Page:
ADVERTISING | EDITORIAL/CELEBRITY | STILL LIFE/ACCESSORIES | PERSONAL WORK/FINE ART | RUNWAY/STREET SCENES | BEAUTY | DEBUT/STUDENT | MOTION
— Jason Koxvold —
B L A C K - WAT E R
Brooklyn-based photographer Jason Koxvold was research-
permission from the U.S. military’s Public Affairs department
ing Kuwait on Google Earth when he first got the idea for
to photograph foreign bases. He embedded with the military
his series “BLACK-WATER.” He explains: “I could see that a
in Kabul and Bagram, Afghanistan, first, then went on to pho-
significant part of the country was occupied by U.S. military
tograph Creech Air Force Base in Indian Springs, Nevada,
facilities,” he says—and he wanted to photograph them.
and the National Training Center in Barstow, California. He has plans to travel to bases in Qatar and Arizona to continue
After working for many years as a creative director for
advertising agencies and design firms, he decided in 2014 to become a full-time freelance photographer. Photography had
“BLACK-WATER” shows neither patriotism nor violence, but
been a lifelong passion; even while working a full-time job, he
instead, the visual iconography of contemporary war and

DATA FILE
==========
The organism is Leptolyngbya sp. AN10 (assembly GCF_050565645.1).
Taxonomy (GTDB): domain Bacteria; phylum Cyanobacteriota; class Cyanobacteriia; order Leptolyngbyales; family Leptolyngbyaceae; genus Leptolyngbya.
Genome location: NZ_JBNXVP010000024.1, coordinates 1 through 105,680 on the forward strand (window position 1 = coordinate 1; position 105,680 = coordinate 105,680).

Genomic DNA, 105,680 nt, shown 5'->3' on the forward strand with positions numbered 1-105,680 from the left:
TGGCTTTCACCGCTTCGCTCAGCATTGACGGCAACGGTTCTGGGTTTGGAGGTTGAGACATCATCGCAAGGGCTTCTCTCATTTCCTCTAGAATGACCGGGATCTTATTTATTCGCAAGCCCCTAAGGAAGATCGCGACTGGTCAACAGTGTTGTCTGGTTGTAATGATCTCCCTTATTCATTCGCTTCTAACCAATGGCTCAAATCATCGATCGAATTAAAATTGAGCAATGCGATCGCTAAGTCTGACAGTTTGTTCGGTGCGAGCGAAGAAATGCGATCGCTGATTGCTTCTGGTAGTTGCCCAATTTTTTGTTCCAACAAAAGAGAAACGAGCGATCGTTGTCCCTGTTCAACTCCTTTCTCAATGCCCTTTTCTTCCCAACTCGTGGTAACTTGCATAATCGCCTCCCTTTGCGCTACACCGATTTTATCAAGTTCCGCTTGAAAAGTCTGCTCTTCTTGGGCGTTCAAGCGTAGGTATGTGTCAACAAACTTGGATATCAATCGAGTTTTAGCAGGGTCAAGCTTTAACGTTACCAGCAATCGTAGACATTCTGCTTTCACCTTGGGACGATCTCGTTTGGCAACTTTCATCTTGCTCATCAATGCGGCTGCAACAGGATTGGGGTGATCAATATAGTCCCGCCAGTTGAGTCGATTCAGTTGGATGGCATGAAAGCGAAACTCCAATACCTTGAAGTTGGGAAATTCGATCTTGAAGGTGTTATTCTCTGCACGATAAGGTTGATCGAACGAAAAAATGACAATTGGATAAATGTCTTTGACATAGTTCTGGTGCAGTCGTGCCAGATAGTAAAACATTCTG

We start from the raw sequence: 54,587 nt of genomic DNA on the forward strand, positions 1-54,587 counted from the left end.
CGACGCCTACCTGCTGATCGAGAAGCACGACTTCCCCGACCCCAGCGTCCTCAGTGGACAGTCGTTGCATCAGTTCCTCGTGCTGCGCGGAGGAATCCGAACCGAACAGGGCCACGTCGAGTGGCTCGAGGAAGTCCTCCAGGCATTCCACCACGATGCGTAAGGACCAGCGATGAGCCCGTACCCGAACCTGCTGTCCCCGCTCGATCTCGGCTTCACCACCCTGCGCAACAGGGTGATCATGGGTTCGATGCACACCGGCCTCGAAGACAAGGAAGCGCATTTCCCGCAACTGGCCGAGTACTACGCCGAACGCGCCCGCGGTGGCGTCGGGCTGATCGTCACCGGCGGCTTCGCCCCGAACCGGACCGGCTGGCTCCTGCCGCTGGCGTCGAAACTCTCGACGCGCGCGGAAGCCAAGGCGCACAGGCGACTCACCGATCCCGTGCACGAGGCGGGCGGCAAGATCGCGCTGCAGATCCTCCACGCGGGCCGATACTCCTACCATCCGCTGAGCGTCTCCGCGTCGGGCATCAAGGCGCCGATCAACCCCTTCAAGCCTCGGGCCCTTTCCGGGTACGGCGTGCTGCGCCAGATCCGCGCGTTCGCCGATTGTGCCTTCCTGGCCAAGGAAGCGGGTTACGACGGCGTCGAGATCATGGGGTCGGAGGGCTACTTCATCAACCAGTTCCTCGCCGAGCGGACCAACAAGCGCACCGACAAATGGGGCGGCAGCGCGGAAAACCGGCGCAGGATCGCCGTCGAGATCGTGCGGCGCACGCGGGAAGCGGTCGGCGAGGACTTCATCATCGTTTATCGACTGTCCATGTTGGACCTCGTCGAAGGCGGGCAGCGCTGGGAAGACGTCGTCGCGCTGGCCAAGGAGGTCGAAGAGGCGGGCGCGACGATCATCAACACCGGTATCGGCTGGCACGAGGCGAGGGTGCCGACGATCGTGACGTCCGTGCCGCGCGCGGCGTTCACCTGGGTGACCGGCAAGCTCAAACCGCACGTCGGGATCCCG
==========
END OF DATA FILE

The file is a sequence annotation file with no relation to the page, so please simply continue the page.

had cultivated an impressive online following for his images.
the absurd amount of money that has been invested in it.
He had also worked with editorial clients including WIRED,
“[War] is a huge undertaking, and it benefits private indus-
Wallpaper* and National Geographic Traveler.
try more than it benefits the military itself,” Koxvold says. He has plans to self-publish a book of the work, with an essay
“BLACK-WATER” is a double entendre that refers both to
by esteemed photographer and writer Stanley Wolukau-
the military contracting company formerly used by the U.S.
government and the appearance of crude oil, which has a reflective surface. “In 15 years of war, we see more of our-
selves reflected back at us than we do the enemy,” explains Koxvold. As an accredited member of the press, he sought
Photos © Jason Koxvold koxvold.com
— Patrick Tombola —
N OT F R E E TO B E YO U N G